Since then Tony has turned up a staggering volume of mainstream publications that make his idea, in my view, progress from “plausible” to “compelling”. Russell Schoch’s article provides convincing context to Lance’s work. It is absolutely a MUST read.

Posted in antiretroviral drugs, HIV does not cause AIDS, HIV risk groups, HIV skepticism, HIV tests, M/F ratios | Tagged: , | 5 Comments »

What do CD4 counts mean?

Posted by Henry Bauer on 2010/01/29

The level of CD4 cells in peripheral blood is a prime criterion for diagnosing AIDS (in the United States in particular) and for monitoring antiretroviral treatment. However, these applications of CD4 counts stem from the initial and unhappy coincidence that when “AIDS” appeared around 1980, the counting of immune-system cells was in its infancy. By now it is known that CD4 levels are extremely variable in healthy individuals, and that a variety of physiological conditions other than “HIV” may profoundly influence CD4 counts. There seems to be no fundamental evidential warrant for the manner in which HIV/AIDS diagnosis and treatment rely on CD4 counts. Juliane Sacher among others has pointed out that the levels of CD4 cells in peripheral blood are not a meaningful measure of immune-system status, since these cells move around the body according to where they seem to be needed [Alternative treatments for AIDS, 25 February 2008].

An obvious question: what is the range of CD4 counts in healthy individuals and in a variety of illnesses? (I’m grateful to Tony Lance for alerting me to some of the intriguing sources mentioned in the following).

One of the striking aspects of CD4 counts is how enormously they vary among individuals, including healthy individuals. Here, for example, are data from HIV-negative Senegalese:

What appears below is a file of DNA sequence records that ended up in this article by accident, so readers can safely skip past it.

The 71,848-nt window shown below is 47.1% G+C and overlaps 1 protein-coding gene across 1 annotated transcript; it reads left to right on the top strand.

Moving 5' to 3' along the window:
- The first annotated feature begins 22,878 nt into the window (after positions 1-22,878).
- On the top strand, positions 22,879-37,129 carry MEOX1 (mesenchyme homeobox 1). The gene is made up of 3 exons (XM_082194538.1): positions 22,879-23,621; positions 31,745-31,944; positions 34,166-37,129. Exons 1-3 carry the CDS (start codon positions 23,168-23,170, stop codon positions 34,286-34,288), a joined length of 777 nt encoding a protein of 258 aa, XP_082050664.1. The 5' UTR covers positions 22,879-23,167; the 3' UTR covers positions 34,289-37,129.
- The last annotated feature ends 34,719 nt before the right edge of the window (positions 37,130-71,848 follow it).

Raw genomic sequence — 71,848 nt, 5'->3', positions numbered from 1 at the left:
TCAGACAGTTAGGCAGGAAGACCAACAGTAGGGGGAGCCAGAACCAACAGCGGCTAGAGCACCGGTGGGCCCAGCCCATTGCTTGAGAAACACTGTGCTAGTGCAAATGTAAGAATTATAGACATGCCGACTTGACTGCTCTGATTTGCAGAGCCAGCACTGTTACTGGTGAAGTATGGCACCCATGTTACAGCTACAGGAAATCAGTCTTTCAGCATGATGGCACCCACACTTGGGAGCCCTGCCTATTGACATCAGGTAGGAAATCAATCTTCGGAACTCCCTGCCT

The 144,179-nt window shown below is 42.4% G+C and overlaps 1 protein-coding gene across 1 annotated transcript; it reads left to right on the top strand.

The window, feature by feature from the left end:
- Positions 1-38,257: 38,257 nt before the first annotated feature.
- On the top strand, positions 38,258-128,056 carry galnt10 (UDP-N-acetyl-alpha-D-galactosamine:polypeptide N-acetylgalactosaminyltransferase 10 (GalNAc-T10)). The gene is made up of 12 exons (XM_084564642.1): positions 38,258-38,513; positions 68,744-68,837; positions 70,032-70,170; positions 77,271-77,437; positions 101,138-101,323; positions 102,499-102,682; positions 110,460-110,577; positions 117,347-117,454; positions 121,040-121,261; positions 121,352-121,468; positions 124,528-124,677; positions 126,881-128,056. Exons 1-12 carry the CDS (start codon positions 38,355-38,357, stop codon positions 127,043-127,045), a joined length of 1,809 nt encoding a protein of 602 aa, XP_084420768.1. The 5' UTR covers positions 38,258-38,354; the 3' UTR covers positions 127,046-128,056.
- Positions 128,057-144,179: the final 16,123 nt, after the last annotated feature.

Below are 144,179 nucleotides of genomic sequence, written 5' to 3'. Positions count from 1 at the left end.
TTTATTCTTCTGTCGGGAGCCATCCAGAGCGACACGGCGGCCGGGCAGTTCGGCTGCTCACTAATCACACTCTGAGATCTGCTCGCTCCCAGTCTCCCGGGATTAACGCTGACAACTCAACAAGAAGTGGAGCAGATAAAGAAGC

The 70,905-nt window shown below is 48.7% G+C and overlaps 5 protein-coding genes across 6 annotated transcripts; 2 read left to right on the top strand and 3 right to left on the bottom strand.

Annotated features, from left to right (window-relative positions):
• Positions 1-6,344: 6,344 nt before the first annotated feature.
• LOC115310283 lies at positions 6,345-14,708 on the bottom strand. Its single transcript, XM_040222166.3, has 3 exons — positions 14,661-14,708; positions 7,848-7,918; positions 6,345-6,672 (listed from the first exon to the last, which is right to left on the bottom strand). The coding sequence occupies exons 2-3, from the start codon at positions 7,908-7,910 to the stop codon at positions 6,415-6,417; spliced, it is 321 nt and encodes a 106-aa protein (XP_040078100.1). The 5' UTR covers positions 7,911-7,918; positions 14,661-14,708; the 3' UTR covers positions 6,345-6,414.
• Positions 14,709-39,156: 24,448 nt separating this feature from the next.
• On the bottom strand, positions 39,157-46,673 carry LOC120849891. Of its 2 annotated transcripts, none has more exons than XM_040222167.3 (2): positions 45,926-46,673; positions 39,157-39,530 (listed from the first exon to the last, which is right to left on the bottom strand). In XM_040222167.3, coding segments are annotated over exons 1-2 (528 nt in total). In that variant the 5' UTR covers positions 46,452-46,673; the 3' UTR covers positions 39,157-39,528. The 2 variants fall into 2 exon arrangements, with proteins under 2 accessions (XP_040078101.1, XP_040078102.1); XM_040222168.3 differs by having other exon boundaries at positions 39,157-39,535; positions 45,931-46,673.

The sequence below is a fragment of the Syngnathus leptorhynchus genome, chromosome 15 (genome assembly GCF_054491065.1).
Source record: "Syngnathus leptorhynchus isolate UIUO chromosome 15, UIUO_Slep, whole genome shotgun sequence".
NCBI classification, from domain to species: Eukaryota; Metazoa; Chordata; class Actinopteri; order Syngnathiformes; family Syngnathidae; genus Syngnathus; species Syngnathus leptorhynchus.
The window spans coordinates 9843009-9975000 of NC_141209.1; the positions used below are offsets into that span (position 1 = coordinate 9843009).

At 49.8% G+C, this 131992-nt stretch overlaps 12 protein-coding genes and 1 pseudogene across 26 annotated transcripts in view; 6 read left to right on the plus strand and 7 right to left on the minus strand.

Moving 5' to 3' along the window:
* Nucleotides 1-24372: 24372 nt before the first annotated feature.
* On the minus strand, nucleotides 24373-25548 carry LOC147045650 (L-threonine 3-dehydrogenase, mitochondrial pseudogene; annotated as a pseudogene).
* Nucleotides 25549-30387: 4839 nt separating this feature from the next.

C. Mair, S. E. Hawes, H. D. Agne, P. S. Sow, I. N’doye, L. E. Manhart, P. L. Fu, G. S. Gottlieb and N. B. Kiviat. Factors associated with CD4 lymphocyte counts in HIV-negative Senegalese individuals. Clinical and Experimental Immunology 151 (2007) 432-440

In any normal distribution, the standard deviation (s.d. or σ) describes the degree of scatter around the average (or mean) value. Only about 2/3 of a sample are within (±) 1 σ; in other words, about 1/6 are further from the mean on both the higher and the lower sides. In the Table above, among the men with mean CD4 count of 712, σ = 333, about 1 in every 6 men have CD4 counts below 379 or above 1045; and about 2% have counts more than 2σ above and below 712 , that is >1378) and <50. CD4 = 200 is about 1.5σ below the mean, which corresponds to about 6-7% (~1/15) of the sample. In other words, about 1 in every 15 healthy HIV-negative Senegalese men has CD4 counts below the 200 that, in HIV-positive people, is taken to be a sign of AIDS.

Of course, CD4 counts may not follow a normal distribution, especially at upper and lower levels; but since this article reports means and standard deviations without specifying a different distribution, the authors themselves are presuming it is normal. Moreover, a similarly wide range of CD4 counts and an approximation to normal distribution is shown in other data sets as well. For example, healthy North Indians were reported to have a mean CD4 count of 720 with σ = 273 and an actually observed range of 304-1864 among 200 individuals; 10% were below 400, consistent with a normal distribution which would have about 16% below 450 (Ritu Amatya, Madhu Vajpayee, Shweta Kaushik, Sunita Kanswal, R.M. Pandey, and Pradeep Seth. “Lymphocyte immunophenotype reference ranges in healthy Indian adults: implications for management of HIV/AIDS in India”. Clinical Immunology 112 [2004] 290-5). Actual distributions for several African populations, however, show a skewing toward higher CD4 counts, which indeed seems highly plausible a priori — one might expect to see a definite lower bound to CD4 counts in healthy individuals (Williams et al., “HIV infection, antiretroviral therapy, and CD4+ cell count distributions in African populations”, J Inf. Dis. 194 [2006] 1450-8).